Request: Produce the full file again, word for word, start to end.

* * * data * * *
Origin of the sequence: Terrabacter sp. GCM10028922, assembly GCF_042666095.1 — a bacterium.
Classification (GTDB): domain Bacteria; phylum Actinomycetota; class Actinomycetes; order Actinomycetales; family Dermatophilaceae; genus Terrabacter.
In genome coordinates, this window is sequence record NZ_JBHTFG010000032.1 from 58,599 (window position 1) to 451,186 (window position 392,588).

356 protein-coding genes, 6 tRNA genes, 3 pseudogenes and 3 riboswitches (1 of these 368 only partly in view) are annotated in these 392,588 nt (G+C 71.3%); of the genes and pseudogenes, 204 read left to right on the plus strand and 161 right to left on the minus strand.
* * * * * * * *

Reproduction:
Origin of the sequence: Terrabacter sp. GCM10028922, assembly GCF_042666095.1 — a bacterium.
Classification (GTDB): domain Bacteria; phylum Actinomycetota; class Actinomycetes; order Actinomycetales; family Dermatophilaceae; genus Terrabacter.
In genome coordinates, this window is sequence record NZ_JBHTFG010000032.1 from 58,599 (window position 1) to 451,186 (window position 392,588).

356 protein-coding genes, 6 tRNA genes, 3 pseudogenes and 3 riboswitches (1 of these 368 only partly in view) are annotated in these 392,588 nt (G+C 71.3%); of the genes and pseudogenes, 204 read left to right on the plus strand and 161 right to left on the minus strand.